But there are still hundreds of millions of people who earn practically nothing; there are 500 million people in India who live on less than $3 a day, for example. As long as these people are still entering the global workforce, it’s hard to see how unskilled Americans can expect to earn more money.
This is just part of the Great Correction that Americans must live through. They have to pay down (or default on) debt – as much as $20 trillion worth – while their incomes are under pressure from competition at home and abroad…and the US economy suffers a prolonged, Japan-like slump.
Stephen Roach elaborates..and picks up our point (from Friday) about global trade:
“The political pressures are grounded in the angst of American workers. After more than a decade of stagnant real compensation and, more recently, a sharp upsurge in unemployment, US labour is being squeezed as never before. Understandably, voters want answers. It is all because of the trade deficit, they are told – a visible manifestation of a major loss of production to foreign competition. With China and its so-called manipulated currency having accounted for fully 39 per cent of the US trade deficit in 2008-09, Washington maintains that American workers can only benefit if it gets tough with Beijing.
“However appealing this argument may seem, it is premised on bad economics. In 2008-09, the US had trade deficits with more than 90 countries. That means it has a multilateral trade deficit. Yet aided and abetted by some of America’s most renowned economists, Washington now advocates a bilateral fix – either a sharp revaluation of the renminbi or broad-based tariffs on Chinese imports.
“A bilateral remedy for a multilateral problem is like rearranging the deckchairs on the Titanic. Unless the problems that have given rise to the multilateral trade deficit are addressed, bilateral intervention would simply shift the Chinese portion of America’s international imbalance to someone else. That “someone” would most likely be a higher-cost producer – in effect, squeezing the purchasing power of hard-pressed US consumers.
“The US would be far better served if it faced up to why it is confronted with a massive multilateral trade deficit. America’s core economic problem is saving, not China. In 2009, the broadest measure of domestic US saving – the net national saving rate – fell to a record low of -2.5 per cent of national income. That means America must import surplus saving from abroad to fund its future growth – and run current account and trade deficits to attract the foreign capital. Thus, for a savings-short economy, there is no escaping large multilateral trade imbalances.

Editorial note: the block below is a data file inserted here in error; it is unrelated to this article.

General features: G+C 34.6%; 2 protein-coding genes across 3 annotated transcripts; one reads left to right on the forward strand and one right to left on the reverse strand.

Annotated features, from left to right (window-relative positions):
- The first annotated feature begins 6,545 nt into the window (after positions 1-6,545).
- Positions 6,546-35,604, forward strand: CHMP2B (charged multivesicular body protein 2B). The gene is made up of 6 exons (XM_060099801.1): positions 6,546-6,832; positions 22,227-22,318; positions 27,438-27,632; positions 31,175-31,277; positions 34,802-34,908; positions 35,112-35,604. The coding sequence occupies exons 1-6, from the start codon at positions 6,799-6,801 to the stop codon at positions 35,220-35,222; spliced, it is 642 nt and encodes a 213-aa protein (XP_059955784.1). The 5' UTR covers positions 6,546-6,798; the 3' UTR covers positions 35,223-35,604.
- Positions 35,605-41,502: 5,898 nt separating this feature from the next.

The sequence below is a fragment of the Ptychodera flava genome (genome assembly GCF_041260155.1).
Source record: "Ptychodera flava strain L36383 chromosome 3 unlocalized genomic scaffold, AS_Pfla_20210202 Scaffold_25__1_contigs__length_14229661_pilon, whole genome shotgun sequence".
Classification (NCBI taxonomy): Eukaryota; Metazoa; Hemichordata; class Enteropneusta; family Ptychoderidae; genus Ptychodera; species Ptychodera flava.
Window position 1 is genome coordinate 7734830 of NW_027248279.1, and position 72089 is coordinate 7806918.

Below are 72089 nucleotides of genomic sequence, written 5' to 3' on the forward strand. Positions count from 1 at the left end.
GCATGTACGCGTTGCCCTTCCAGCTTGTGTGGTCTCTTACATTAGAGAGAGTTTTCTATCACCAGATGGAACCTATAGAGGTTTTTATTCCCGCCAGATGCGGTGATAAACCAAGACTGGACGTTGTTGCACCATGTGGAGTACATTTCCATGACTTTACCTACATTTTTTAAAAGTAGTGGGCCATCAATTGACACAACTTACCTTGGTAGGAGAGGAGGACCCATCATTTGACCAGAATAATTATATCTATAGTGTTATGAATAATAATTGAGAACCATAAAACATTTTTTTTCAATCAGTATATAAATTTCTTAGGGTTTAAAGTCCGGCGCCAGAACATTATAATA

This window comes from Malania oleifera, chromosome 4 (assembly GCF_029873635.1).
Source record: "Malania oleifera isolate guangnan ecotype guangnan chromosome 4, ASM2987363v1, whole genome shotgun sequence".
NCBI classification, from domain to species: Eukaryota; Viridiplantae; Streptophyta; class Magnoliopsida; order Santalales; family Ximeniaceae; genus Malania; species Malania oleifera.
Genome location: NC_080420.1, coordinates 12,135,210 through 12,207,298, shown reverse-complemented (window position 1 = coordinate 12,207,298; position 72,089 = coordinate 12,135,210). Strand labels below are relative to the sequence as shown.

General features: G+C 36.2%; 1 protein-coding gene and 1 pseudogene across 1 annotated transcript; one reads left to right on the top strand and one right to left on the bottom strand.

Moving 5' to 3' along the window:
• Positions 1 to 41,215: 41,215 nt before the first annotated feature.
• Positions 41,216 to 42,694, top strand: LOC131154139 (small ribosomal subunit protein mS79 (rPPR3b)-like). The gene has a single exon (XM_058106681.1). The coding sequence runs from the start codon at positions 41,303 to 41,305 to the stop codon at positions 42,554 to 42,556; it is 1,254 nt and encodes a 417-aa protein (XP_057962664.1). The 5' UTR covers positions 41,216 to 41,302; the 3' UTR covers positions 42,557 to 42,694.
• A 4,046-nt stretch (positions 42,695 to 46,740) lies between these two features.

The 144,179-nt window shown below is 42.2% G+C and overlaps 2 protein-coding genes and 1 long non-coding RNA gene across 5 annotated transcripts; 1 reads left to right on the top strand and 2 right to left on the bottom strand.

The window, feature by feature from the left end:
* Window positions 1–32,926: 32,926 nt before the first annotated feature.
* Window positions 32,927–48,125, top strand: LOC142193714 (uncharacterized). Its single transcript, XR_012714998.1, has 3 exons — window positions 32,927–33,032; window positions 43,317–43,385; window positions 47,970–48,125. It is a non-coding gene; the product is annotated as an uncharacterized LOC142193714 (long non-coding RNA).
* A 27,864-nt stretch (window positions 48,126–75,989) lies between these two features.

“Yes, China is the biggest piece of America’s multilateral trade deficit. But that is because high-cost US companies are turning to China as a low-cost offshore efficiency solution. It also reflects the preferences of US consumers for low-cost and increasingly high-quality goods made in China. In other words, savings-short America is actually quite fortunate to have China as a large trading partner.
“Washington’s scapegoating of China could take the world to the brink of a very slippery slope. It would not be the first time that political denial was premised on bad economics. But the consequences of such a blunder – trade frictions and protectionism – would make the crisis of 2008-09 look like child’s play.”
America is in decline. Or so it appears. Its population is aging (though not nearly as fast as China’s…or even Europe’s). Its industries are old. Its institutions are old. Its infrastructure…its government…and its economic theory (stimulate consumer spending at all cost!) are all old. It is now putting in place a health care system, a costly program based on a very old model for a social-welfare state.
The anglo-saxon empire is long in the tooth too. It began in the 16th century, which makes it already longer-lived than most empires. The costs of running an empire are high. Typically, empires collect tribute to help pay for it. The US runs its empire at a huge loss…and depends on borrowing from the vassal states to stay in business.
The arithmetic is bad. Domestically as well as internationally. Each year, more and more people vote for more and more benefits that they expect someone else to pay for. It doesn’t seem likely that this could go on much longer.
But Jules had a solution:
“The place needs new blood. These Hispanic immigrants have a lot of energy. In fact, there are probably millions of people who would like to come to the US and work. They should set up a special guest-worker program, like they have in Switzerland or Dubai.
“They open the borders to these guest workers. They just have to register to get in. Then, they’re free to work…but they don’t get any Social Security…they aren’t covered by any welfare or minimum wage laws. They can’t vote. They’re just like illegal immigrants, but they can’t be deported. Oh, yes, they’d just have to pay a flat tax…10% of their wages. No complications. No deductions.
“This would really fire up the economy. There wouldn’t be any need to outsource projects overseas because you could get cheap labor here. We could compete with China and India. And then, as these people earned money, they’d buy houses and cars and so forth, which would really help the US economy too.
“The US would be a growth economy again… Of course, all our marginal native-born workers would lose their jobs…and the unions would got out of business…and we’d all have to learn Spanish… Pretty soon, I guess the country will be bilingual anyway…”